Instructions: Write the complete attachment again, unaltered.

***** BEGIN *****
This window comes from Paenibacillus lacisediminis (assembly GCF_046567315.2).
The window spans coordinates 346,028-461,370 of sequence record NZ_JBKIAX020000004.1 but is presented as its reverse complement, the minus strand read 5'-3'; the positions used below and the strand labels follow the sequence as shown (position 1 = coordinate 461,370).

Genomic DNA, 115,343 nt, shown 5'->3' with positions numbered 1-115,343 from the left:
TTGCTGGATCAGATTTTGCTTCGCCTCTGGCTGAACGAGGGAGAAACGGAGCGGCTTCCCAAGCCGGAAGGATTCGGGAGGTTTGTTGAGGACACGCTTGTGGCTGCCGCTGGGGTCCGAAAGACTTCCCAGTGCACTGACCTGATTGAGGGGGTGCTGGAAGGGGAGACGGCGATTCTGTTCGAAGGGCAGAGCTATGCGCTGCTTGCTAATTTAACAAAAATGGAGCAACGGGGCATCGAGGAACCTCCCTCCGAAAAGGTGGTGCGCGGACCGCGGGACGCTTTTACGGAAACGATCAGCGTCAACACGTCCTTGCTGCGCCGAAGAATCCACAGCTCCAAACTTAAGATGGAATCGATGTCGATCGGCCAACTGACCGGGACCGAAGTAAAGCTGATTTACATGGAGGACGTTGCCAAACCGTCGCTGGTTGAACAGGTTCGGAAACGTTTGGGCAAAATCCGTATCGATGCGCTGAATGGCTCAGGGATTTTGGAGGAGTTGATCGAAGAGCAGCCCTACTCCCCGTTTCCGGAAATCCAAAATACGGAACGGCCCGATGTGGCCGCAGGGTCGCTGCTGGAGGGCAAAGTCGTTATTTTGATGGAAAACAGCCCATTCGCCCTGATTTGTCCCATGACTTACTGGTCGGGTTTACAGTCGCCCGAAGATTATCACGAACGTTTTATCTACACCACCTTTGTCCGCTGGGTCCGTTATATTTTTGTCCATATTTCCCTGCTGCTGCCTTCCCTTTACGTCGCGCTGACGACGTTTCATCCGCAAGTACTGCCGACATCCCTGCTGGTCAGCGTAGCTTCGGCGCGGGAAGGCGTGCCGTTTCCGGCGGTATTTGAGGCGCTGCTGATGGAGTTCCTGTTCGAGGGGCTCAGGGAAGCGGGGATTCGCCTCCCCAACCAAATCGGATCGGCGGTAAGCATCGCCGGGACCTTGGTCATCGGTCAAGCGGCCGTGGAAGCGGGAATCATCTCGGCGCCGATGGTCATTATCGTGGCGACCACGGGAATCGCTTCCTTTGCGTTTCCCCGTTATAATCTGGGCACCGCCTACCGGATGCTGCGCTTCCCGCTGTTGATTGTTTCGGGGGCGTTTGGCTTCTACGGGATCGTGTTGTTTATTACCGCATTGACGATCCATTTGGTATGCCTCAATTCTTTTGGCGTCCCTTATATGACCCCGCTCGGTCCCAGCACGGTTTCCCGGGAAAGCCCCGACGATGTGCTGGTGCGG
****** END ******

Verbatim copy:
This window comes from Paenibacillus lacisediminis (assembly GCF_046567315.2).
The window spans coordinates 346,028-461,370 of sequence record NZ_JBKIAX020000004.1 but is presented as its reverse complement, the minus strand read 5'-3'; the positions used below and the strand labels follow the sequence as shown (position 1 = coordinate 461,370).

Genomic DNA, 115,343 nt, shown 5'->3' with positions numbered 1-115,343 from the left:
TTGCTGGATCAGATTTTGCTTCGCCTCTGGCTGAACGAGGGAGAAACGGAGCGGCTTCCCAAGCCGGAAGGATTCGGGAGGTTTGTTGAGGACACGCTTGTGGCTGCCGCTGGGGTCCGAAAGACTTCCCAGTGCACTGACCTGATTGAGGGGGTGCTGGAAGGGGAGACGGCGATTCTGTTCGAAGGGCAGAGCTATGCGCTGCTTGCTAATTTAACAAAAATGGAGCAACGGGGCATCGAGGAACCTCCCTCCGAAAAGGTGGTGCGCGGACCGCGGGACGCTTTTACGGAAACGATCAGCGTCAACACGTCCTTGCTGCGCCGAAGAATCCACAGCTCCAAACTTAAGATGGAATCGATGTCGATCGGCCAACTGACCGGGACCGAAGTAAAGCTGATTTACATGGAGGACGTTGCCAAACCGTCGCTGGTTGAACAGGTTCGGAAACGTTTGGGCAAAATCCGTATCGATGCGCTGAATGGCTCAGGGATTTTGGAGGAGTTGATCGAAGAGCAGCCCTACTCCCCGTTTCCGGAAATCCAAAATACGGAACGGCCCGATGTGGCCGCAGGGTCGCTGCTGGAGGGCAAAGTCGTTATTTTGATGGAAAACAGCCCATTCGCCCTGATTTGTCCCATGACTTACTGGTCGGGTTTACAGTCGCCCGAAGATTATCACGAACGTTTTATCTACACCACCTTTGTCCGCTGGGTCCGTTATATTTTTGTCCATATTTCCCTGCTGCTGCCTTCCCTTTACGTCGCGCTGACGACGTTTCATCCGCAAGTACTGCCGACATCCCTGCTGGTCAGCGTAGCTTCGGCGCGGGAAGGCGTGCCGTTTCCGGCGGTATTTGAGGCGCTGCTGATGGAGTTCCTGTTCGAGGGGCTCAGGGAAGCGGGGATTCGCCTCCCCAACCAAATCGGATCGGCGGTAAGCATCGCCGGGACCTTGGTCATCGGTCAAGCGGCCGTGGAAGCGGGAATCATCTCGGCGCCGATGGTCATTATCGTGGCGACCACGGGAATCGCTTCCTTTGCGTTTCCCCGTTATAATCTGGGCACCGCCTACCGGATGCTGCGCTTCCCGCTGTTGATTGTTTCGGGGGCGTTTGGCTTCTACGGGATCGTGTTGTTTATTACCGCATTGACGATCCATTTGGTATGCCTCAATTCTTTTGGCGTCCCTTATATGACCCCGCTCGGTCCCAGCACGGTTTCCCGGGAAAGCCCCGACGATGTGCTGGTGCGG